I'm having trouble with a pole and barn paradox problem. The problem is as follows:

A pole vaulter is running with a pole at $ v=\frac{\sqrt3}{2}c $. Her pole has a proper length of $L$. She runs into a barn with proper length $\frac{L}{2}$ with doors on the front and back. When the pole vaulter runs into the barn, a farmer tries to close both front and back doors at the same time, but only for an instant, and then reopens them.

What is the expression for the time interval of the door closings in the pole vaulter's frame?

So I know that $\gamma=2$, so in the pole vaulter's frame, the barn has length $\frac{L}{4}$, and in the farmer's frame, the pole has length $\frac{L}{2}$.

In order to find the time interval, I tried using the spacetime interval. In the farmer's frame, the time interval between the two doors closing is 0. This means that the spacetime interval between the two events is $$ (\Delta s) ^2=-\left(\frac{L}{2}\right)^2$$

Then, I equate this to the spacetime interval from the pole vaulter's frame. $$(\Delta s) ^2=(c\Delta t)^2-(\Delta x)^2 = (c\Delta t)^2 - \left(\frac{L}{4}\right)^2 = -\left(\frac{L}{2}\right)^2$$

But solving for $\Delta t$ gives a complex number, when I should be getting a real solution. Why am I getting this result? Does it have to do with how I am selecting my $\Delta x$ for the pole vaulter?


2 Answers 2


Often, I think a nice way to untangle the mess we find ourselves in is by appealing to the all-knowing God of special relativity, blessed be her name, Lorentztransformalia.

Let event $A$ denote the front door closing, and let event $B$ denote the rear door closing. Without loss of generality, we assume that we've chosen our coordinates so that in the farmer's frame, event $A$ has spacetime coordinates $(ct_A, x_A) = (0,0)$, and event $B$ has spacetime coordinates $(ct_B, x_B) = (0, L/2)$.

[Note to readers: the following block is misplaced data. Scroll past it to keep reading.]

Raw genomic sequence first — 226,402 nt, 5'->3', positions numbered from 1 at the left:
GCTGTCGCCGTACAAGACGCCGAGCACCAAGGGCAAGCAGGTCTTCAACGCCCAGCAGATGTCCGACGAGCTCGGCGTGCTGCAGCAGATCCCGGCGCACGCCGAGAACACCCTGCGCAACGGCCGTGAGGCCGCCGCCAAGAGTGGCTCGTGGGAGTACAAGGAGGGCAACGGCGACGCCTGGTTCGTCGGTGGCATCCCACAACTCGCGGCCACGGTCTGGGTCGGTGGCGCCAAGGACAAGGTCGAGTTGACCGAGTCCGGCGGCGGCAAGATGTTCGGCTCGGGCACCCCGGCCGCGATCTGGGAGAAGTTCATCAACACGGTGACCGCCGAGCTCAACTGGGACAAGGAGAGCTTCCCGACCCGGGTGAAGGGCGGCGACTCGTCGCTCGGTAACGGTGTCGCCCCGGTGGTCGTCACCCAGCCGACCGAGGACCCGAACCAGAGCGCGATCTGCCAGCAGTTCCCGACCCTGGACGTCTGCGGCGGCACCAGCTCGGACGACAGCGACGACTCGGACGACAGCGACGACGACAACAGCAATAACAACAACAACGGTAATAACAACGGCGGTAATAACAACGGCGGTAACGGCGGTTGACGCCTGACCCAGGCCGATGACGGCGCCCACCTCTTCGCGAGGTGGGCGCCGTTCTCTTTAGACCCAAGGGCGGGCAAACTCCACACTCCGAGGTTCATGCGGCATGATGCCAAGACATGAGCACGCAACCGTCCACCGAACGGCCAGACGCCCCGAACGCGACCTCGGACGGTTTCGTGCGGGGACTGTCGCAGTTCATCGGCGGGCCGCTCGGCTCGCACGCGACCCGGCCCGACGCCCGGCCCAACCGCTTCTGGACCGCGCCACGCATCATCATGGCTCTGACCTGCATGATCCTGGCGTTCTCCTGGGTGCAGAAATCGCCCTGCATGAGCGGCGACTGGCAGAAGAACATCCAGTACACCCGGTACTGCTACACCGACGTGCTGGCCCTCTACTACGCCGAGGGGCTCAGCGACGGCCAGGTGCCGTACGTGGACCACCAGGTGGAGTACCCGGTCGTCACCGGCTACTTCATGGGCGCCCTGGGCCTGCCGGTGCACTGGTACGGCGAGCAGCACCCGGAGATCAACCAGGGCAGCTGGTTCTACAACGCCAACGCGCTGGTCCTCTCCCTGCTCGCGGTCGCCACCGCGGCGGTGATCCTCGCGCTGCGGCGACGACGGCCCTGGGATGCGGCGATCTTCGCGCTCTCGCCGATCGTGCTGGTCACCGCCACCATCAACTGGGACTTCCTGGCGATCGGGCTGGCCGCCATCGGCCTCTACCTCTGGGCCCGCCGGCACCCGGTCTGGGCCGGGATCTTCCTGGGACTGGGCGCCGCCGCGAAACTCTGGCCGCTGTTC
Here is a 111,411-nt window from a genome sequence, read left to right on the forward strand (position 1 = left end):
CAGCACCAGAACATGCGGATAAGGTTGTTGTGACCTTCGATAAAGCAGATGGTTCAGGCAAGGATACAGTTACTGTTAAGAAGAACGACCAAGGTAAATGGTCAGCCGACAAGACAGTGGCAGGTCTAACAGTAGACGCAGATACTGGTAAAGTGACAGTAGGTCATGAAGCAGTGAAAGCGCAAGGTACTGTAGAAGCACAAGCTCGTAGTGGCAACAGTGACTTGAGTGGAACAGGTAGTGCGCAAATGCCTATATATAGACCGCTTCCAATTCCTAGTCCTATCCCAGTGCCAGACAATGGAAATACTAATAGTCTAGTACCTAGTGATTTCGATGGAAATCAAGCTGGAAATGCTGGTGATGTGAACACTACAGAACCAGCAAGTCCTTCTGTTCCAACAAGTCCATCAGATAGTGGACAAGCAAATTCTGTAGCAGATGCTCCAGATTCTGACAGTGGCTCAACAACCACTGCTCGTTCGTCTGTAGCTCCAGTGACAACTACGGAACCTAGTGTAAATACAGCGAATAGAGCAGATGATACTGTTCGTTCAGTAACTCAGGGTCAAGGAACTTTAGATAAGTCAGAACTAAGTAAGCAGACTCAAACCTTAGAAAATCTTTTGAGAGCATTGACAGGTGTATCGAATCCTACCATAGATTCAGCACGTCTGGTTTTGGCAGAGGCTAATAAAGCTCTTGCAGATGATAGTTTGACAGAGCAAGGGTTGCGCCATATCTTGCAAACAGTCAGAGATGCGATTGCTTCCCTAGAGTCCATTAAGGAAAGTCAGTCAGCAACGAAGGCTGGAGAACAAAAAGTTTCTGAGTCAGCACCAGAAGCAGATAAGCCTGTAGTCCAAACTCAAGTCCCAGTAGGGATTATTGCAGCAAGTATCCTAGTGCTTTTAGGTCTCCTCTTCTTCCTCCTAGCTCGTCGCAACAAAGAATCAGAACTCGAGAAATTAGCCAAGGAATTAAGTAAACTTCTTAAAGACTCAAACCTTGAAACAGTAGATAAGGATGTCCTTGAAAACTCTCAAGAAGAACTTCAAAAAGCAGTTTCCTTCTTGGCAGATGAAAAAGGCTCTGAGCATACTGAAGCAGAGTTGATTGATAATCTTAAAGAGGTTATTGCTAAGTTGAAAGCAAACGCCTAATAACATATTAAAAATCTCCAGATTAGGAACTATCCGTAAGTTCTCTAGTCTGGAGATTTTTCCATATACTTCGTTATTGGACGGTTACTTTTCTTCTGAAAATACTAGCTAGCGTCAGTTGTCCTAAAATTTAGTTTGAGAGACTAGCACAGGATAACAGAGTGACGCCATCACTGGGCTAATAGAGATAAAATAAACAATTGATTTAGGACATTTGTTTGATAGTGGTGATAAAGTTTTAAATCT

Using the standard Lorentz boost, we find that the coordinates of the first event in the vaulter's frame are again $(ct_A', x_A') = (0,0)$ because linear transformations always map the zero vector to itself, while

$$ \begin{pmatrix} ct_B' \\ x_B'\end{pmatrix} = \begin{pmatrix} \gamma & -\gamma\beta \\ -\gamma\beta & \gamma\end{pmatrix} \begin{pmatrix} 0 \\ L/2 \end{pmatrix} = \begin{pmatrix} 2 & -\sqrt{3} \\ -\sqrt{3} & 2\end{pmatrix} \begin{pmatrix} 0 \\ L/2 \end{pmatrix} = \begin{pmatrix} -\sqrt{3}L/2 \\ L\end{pmatrix} $$

In particular, the spatial separation of the events in the farmer's frame is

$$ x_B' - x_A' = L \neq L/4 $$

hmmm...so it seems the original assumption that the spatial separation of these events equals $L/4$ in the vaulter's frame is not correct.

  • $\begingroup$ As usual thinking about 'length contraction' gets confounded because length measurements assume that thing happen simultaneously which they do in only one of a pair of frames in motion relative one another. But given the nature of the title, the point may be to find the result without appealing to the Lorentz transform, which means constructing the space-time diagram (which is, of course, equivalent in information content). $\endgroup$ May 5, 2016 at 4:17
  • $\begingroup$ @dmckee Yes indeed. Given that both the time and space separations change in unintuitive ways, it seems the original method of the OP isn't so straightforward to implement without additional information that amounts to just transforming. Maybe there's something more clever that I'm missing... $\endgroup$ May 5, 2016 at 4:41

You caught that the barn doors do not close and open at the same time in the vaulter's reference frame, but missed the issue that they are moving in her frame.

So, the difference in position between where they were when they flashed shut will not be L/4, but L/4 + vΔt.

Include that, and you should be able to solve it.


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